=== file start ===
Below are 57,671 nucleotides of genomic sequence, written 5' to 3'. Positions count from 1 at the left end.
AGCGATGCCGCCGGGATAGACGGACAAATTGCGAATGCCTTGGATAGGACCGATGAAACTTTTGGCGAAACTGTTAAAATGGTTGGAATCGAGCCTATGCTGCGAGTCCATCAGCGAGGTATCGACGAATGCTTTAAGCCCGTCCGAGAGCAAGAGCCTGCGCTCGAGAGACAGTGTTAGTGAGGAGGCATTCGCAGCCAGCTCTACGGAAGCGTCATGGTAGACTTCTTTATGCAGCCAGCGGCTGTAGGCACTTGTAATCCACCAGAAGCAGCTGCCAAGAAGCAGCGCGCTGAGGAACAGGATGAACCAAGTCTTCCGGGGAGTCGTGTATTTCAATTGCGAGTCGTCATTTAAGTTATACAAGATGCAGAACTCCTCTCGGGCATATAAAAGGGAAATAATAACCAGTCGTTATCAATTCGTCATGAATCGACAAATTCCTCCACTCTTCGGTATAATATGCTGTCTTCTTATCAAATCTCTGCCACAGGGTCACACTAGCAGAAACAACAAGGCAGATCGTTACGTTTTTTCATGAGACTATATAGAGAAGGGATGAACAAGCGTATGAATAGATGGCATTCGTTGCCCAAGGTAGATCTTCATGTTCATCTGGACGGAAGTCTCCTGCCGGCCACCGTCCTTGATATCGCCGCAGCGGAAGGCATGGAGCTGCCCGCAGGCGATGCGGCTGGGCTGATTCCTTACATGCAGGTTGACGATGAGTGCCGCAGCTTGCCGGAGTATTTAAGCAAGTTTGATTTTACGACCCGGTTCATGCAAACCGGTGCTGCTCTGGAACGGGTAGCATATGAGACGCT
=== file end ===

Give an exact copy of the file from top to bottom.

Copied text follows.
Below are 57,671 nucleotides of genomic sequence, written 5' to 3'. Positions count from 1 at the left end.
AGCGATGCCGCCGGGATAGACGGACAAATTGCGAATGCCTTGGATAGGACCGATGAAACTTTTGGCGAAACTGTTAAAATGGTTGGAATCGAGCCTATGCTGCGAGTCCATCAGCGAGGTATCGACGAATGCTTTAAGCCCGTCCGAGAGCAAGAGCCTGCGCTCGAGAGACAGTGTTAGTGAGGAGGCATTCGCAGCCAGCTCTACGGAAGCGTCATGGTAGACTTCTTTATGCAGCCAGCGGCTGTAGGCACTTGTAATCCACCAGAAGCAGCTGCCAAGAAGCAGCGCGCTGAGGAACAGGATGAACCAAGTCTTCCGGGGAGTCGTGTATTTCAATTGCGAGTCGTCATTTAAGTTATACAAGATGCAGAACTCCTCTCGGGCATATAAAAGGGAAATAATAACCAGTCGTTATCAATTCGTCATGAATCGACAAATTCCTCCACTCTTCGGTATAATATGCTGTCTTCTTATCAAATCTCTGCCACAGGGTCACACTAGCAGAAACAACAAGGCAGATCGTTACGTTTTTTCATGAGACTATATAGAGAAGGGATGAACAAGCGTATGAATAGATGGCATTCGTTGCCCAAGGTAGATCTTCATGTTCATCTGGACGGAAGTCTCCTGCCGGCCACCGTCCTTGATATCGCCGCAGCGGAAGGCATGGAGCTGCCCGCAGGCGATGCGGCTGGGCTGATTCCTTACATGCAGGTTGACGATGAGTGCCGCAGCTTGCCGGAGTATTTAAGCAAGTTTGATTTTACGACCCGGTTCATGCAAACCGGTGCTGCTCTGGAACGGGTAGCATATGAGACGCT